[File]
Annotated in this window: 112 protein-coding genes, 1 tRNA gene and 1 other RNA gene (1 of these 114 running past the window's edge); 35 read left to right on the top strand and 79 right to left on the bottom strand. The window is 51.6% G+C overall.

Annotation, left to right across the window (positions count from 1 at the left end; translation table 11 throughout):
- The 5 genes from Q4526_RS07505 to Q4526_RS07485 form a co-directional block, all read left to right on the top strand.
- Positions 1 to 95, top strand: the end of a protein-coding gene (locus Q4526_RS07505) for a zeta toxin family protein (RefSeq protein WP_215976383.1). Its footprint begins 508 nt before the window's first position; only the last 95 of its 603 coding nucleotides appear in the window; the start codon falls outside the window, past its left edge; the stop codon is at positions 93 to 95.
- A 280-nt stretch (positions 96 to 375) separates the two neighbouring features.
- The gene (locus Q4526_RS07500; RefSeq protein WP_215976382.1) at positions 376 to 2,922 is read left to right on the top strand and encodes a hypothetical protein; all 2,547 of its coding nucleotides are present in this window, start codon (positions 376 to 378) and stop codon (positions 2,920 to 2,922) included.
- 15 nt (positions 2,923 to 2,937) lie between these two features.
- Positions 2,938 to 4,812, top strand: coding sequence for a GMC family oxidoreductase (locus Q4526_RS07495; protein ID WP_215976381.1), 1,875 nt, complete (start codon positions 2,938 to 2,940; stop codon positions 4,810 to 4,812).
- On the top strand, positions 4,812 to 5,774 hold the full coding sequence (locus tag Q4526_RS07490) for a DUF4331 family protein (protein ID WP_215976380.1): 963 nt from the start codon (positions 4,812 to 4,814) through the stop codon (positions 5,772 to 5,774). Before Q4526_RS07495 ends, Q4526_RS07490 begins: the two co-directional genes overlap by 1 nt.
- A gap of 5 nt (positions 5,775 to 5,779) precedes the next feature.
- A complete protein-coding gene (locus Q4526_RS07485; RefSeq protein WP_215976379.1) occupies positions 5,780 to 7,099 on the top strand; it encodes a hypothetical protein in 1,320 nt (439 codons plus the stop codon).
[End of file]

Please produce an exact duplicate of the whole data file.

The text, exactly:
Annotated in this window: 112 protein-coding genes, 1 tRNA gene and 1 other RNA gene (1 of these 114 running past the window's edge); 35 read left to right on the top strand and 79 right to left on the bottom strand. The window is 51.6% G+C overall.

Annotation, left to right across the window (positions count from 1 at the left end; translation table 11 throughout):
- The 5 genes from Q4526_RS07505 to Q4526_RS07485 form a co-directional block, all read left to right on the top strand.
- Positions 1 to 95, top strand: the end of a protein-coding gene (locus Q4526_RS07505) for a zeta toxin family protein (RefSeq protein WP_215976383.1). Its footprint begins 508 nt before the window's first position; only the last 95 of its 603 coding nucleotides appear in the window; the start codon falls outside the window, past its left edge; the stop codon is at positions 93 to 95.
- A 280-nt stretch (positions 96 to 375) separates the two neighbouring features.
- The gene (locus Q4526_RS07500; RefSeq protein WP_215976382.1) at positions 376 to 2,922 is read left to right on the top strand and encodes a hypothetical protein; all 2,547 of its coding nucleotides are present in this window, start codon (positions 376 to 378) and stop codon (positions 2,920 to 2,922) included.
- 15 nt (positions 2,923 to 2,937) lie between these two features.
- Positions 2,938 to 4,812, top strand: coding sequence for a GMC family oxidoreductase (locus Q4526_RS07495; protein ID WP_215976381.1), 1,875 nt, complete (start codon positions 2,938 to 2,940; stop codon positions 4,810 to 4,812).
- On the top strand, positions 4,812 to 5,774 hold the full coding sequence (locus tag Q4526_RS07490) for a DUF4331 family protein (protein ID WP_215976380.1): 963 nt from the start codon (positions 4,812 to 4,814) through the stop codon (positions 5,772 to 5,774). Before Q4526_RS07495 ends, Q4526_RS07490 begins: the two co-directional genes overlap by 1 nt.
- A gap of 5 nt (positions 5,775 to 5,779) precedes the next feature.
- A complete protein-coding gene (locus Q4526_RS07485; RefSeq protein WP_215976379.1) occupies positions 5,780 to 7,099 on the top strand; it encodes a hypothetical protein in 1,320 nt (439 codons plus the stop codon).